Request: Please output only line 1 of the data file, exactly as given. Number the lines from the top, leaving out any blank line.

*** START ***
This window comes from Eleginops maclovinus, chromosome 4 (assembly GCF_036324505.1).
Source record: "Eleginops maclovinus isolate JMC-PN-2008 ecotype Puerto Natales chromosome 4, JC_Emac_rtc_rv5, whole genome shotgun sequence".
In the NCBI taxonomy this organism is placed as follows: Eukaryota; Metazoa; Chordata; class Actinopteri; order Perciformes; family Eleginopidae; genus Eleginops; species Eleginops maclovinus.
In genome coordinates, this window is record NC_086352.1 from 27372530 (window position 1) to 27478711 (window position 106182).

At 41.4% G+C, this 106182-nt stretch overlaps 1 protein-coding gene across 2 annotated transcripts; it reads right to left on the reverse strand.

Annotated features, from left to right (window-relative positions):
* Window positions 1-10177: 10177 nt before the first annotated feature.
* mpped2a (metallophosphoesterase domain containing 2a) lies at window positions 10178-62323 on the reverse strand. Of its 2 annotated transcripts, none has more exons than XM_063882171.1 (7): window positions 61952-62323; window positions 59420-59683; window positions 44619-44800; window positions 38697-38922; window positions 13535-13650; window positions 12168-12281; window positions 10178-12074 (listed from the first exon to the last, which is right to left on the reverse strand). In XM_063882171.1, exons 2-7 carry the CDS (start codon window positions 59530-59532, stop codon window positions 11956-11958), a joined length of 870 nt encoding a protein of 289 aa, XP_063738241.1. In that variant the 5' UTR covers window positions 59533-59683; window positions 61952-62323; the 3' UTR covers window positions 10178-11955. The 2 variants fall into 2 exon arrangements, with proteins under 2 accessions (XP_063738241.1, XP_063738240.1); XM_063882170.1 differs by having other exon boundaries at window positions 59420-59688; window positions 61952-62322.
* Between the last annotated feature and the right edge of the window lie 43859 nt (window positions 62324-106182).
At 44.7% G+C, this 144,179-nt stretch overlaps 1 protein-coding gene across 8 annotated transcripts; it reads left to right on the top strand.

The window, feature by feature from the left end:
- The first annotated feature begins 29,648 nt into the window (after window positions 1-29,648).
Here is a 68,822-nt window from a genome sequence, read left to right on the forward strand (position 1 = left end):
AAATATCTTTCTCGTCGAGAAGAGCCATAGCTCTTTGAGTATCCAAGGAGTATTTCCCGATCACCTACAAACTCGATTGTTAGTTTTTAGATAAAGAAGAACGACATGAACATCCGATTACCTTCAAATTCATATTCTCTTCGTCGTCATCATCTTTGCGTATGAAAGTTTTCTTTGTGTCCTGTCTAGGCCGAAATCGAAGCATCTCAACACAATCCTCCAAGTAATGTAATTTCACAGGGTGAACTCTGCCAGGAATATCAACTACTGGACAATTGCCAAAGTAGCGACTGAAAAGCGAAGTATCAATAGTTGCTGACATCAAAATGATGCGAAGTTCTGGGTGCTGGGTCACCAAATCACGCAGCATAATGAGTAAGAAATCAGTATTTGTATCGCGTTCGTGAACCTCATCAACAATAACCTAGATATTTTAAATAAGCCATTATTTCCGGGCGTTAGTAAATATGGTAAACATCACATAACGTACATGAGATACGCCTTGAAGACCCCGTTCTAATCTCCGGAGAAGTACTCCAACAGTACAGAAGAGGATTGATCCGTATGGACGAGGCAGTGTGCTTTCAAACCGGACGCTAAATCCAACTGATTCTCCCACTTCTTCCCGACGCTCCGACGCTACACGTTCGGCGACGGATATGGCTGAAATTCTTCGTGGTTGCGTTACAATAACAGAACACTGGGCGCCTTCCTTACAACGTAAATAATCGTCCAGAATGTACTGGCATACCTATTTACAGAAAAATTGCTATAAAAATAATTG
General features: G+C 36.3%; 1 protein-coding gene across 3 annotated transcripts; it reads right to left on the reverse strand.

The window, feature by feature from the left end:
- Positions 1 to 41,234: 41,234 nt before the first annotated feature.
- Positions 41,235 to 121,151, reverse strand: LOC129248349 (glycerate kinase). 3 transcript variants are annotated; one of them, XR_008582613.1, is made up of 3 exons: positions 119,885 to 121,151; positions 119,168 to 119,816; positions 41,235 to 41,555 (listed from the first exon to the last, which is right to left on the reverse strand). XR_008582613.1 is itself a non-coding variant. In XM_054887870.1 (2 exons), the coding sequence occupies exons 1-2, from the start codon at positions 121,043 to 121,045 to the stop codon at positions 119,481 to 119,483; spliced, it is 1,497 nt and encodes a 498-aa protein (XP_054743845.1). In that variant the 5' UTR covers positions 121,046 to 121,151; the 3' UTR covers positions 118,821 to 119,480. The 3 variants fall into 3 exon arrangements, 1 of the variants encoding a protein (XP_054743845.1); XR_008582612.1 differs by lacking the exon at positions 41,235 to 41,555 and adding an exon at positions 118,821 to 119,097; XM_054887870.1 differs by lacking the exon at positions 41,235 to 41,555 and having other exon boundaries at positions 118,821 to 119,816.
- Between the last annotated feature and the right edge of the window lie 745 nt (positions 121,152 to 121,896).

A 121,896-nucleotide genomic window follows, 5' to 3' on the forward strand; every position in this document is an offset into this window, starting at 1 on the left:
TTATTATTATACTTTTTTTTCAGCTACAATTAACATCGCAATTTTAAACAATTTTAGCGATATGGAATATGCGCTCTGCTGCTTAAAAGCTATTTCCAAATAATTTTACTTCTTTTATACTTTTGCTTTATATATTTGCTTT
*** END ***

This window comes from Eleginops maclovinus, chromosome 4 (assembly GCF_036324505.1).